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Transitions in Aging

Retirement Planning II

Activities of Daily Living

Photo of woman helping another woman with a meal

  • Dressing
  • Eating
  • Bathing
  • Walking or moving around
  • Communication

NEXT: Planning for Activities of Daily Living

Notes and References

Activities of daily living are often the things we would like to be able to do without needing support from someone else.

A few include dressing, eating, bathing, walking around and communicating with others, which are all things that are somewhat personal and private to us. To go into a little more detail, zipping our jacket, brushing our teeth, grooming or shaving, and writing out checks to pay the bills all fall under activities of daily living. Unfortunately, as we become older, we may experience more challenges in completing these activities.1 In order to prepare for any issues with these types of activities, we should begin planning for possible changes as soon as possible.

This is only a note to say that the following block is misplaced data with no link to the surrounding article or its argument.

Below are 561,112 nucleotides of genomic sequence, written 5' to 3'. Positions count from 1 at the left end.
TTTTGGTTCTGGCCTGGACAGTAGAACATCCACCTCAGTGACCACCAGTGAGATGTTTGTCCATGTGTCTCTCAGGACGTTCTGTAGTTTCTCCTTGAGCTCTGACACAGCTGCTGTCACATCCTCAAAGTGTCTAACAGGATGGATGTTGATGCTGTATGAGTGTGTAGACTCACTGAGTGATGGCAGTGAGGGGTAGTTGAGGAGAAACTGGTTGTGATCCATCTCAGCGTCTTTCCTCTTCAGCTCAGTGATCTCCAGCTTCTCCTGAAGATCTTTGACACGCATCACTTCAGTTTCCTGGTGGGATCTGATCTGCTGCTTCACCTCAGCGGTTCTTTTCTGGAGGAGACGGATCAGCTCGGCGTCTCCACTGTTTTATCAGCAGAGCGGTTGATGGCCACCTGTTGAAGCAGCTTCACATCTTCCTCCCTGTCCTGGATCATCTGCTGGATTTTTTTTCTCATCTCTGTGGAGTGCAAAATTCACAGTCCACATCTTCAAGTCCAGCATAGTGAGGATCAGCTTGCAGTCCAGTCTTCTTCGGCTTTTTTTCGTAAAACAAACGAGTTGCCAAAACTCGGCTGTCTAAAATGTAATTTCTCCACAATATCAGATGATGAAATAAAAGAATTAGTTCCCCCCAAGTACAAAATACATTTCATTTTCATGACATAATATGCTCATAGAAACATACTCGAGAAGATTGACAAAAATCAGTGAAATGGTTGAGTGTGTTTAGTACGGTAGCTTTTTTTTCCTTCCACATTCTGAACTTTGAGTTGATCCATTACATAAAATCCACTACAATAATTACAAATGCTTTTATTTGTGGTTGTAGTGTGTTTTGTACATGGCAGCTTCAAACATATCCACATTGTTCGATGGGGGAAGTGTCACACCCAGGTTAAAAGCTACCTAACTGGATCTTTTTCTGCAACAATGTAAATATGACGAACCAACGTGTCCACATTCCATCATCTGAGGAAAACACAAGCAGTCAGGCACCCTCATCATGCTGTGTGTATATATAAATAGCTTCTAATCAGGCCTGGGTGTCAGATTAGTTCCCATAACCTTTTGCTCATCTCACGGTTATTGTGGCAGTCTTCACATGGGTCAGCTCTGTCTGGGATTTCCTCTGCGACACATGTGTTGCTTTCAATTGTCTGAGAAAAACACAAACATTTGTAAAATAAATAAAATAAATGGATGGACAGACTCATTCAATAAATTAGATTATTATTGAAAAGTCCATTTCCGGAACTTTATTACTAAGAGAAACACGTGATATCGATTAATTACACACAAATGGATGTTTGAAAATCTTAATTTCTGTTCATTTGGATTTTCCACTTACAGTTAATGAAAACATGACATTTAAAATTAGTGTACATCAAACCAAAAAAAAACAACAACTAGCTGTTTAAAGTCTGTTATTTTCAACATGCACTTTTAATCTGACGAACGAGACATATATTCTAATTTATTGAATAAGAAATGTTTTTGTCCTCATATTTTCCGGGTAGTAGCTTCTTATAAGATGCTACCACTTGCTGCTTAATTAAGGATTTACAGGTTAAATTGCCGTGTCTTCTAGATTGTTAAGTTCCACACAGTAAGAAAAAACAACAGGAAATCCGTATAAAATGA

1. Covinksy, K. E., Palmer, R. M., Fortinsky, R. H., Counsell, S. R., Stewart, A. L., Kresevic, D., & Landefeld, C. S. (2003). Loss of independence in activities of daily living in older adults hospitalized with medical illnesses: Increased vulnerability with age. Journal of American Geriatrics Society, 51(4), 451-458.